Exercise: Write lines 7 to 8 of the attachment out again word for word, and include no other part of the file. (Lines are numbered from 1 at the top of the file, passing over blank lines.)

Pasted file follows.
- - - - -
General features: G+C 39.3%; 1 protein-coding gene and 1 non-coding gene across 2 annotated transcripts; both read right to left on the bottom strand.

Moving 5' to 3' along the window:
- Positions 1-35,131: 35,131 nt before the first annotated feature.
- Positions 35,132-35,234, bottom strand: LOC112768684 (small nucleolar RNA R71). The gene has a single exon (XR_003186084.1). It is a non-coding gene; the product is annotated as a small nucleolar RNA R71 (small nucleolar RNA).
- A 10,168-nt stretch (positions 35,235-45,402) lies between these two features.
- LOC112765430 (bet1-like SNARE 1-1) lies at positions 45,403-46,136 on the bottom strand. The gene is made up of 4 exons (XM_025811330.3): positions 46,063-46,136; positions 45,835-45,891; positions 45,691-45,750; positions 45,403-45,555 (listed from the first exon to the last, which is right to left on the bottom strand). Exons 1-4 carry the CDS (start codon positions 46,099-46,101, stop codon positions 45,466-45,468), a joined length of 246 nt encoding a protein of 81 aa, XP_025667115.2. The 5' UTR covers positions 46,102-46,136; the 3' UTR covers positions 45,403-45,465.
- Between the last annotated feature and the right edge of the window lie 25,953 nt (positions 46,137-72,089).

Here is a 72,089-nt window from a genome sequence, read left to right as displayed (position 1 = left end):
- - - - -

- Between the last annotated feature and the right edge of the window lie 25,953 nt (positions 46,137-72,089).

Here is a 72,089-nt window from a genome sequence, read left to right as displayed (position 1 = left end):